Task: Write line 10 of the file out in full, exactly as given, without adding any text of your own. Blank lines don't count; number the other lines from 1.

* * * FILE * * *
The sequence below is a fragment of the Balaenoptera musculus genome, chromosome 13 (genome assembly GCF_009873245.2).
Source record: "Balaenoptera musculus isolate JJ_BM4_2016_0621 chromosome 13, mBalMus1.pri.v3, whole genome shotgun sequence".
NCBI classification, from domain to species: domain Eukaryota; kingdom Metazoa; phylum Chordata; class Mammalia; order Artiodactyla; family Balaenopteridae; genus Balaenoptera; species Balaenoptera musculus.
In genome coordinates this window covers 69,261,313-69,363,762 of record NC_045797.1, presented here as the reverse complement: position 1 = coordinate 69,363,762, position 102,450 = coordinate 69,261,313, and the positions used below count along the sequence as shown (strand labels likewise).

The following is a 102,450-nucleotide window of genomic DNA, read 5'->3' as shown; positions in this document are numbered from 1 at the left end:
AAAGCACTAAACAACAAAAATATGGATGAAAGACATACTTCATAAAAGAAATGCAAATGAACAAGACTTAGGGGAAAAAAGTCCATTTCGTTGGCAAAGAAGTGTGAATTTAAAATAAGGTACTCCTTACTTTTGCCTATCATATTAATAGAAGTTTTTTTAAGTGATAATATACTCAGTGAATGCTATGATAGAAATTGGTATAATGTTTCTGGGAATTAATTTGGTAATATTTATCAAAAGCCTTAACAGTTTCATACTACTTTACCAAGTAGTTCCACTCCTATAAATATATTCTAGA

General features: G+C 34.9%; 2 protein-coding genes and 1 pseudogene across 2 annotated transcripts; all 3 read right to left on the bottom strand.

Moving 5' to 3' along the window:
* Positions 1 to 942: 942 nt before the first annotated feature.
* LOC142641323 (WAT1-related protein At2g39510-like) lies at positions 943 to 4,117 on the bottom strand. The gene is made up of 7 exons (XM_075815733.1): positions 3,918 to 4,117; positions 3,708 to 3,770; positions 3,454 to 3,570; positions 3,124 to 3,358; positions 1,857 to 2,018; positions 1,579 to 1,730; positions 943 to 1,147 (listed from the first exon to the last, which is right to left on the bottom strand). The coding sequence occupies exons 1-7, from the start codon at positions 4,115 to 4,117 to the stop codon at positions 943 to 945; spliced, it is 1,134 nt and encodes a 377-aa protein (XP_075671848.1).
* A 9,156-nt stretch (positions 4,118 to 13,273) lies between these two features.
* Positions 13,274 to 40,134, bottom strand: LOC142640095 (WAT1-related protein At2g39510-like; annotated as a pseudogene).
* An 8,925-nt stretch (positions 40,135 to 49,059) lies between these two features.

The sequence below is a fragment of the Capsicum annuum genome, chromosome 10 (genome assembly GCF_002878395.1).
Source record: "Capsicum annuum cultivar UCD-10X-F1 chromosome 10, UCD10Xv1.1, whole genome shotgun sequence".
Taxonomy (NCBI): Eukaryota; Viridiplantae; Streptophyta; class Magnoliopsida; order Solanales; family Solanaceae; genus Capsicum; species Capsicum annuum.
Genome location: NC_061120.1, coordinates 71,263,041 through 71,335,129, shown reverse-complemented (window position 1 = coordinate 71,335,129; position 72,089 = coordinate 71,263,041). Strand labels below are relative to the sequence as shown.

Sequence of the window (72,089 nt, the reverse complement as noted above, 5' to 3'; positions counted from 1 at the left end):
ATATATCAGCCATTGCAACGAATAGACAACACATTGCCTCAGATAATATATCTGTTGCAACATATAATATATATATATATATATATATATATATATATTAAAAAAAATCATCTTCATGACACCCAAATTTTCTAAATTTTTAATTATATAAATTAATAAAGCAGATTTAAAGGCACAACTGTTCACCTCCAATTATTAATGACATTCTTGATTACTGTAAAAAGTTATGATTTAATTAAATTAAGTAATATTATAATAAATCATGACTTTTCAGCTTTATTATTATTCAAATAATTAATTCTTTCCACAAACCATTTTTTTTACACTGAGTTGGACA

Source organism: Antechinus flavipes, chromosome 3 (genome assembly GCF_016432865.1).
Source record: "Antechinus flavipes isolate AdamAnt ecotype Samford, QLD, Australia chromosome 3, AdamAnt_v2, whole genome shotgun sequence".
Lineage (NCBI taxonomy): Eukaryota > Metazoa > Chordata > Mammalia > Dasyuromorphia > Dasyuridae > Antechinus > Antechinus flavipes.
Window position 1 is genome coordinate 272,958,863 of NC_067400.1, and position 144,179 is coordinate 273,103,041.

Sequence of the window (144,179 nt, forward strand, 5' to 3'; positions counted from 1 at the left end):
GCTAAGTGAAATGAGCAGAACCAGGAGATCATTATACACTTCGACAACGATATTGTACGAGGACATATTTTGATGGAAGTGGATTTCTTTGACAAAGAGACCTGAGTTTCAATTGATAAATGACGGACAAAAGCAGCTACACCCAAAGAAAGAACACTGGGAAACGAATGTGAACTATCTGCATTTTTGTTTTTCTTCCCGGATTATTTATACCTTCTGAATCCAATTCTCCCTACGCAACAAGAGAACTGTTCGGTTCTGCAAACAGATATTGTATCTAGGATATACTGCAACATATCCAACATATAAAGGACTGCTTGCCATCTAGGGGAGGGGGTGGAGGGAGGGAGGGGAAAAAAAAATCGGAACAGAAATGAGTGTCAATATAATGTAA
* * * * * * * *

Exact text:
* LOC142641323 (WAT1-related protein At2g39510-like) lies at positions 943 to 4,117 on the bottom strand. The gene is made up of 7 exons (XM_075815733.1): positions 3,918 to 4,117; positions 3,708 to 3,770; positions 3,454 to 3,570; positions 3,124 to 3,358; positions 1,857 to 2,018; positions 1,579 to 1,730; positions 943 to 1,147 (listed from the first exon to the last, which is right to left on the bottom strand). The coding sequence occupies exons 1-7, from the start codon at positions 4,115 to 4,117 to the stop codon at positions 943 to 945; spliced, it is 1,134 nt and encodes a 377-aa protein (XP_075671848.1).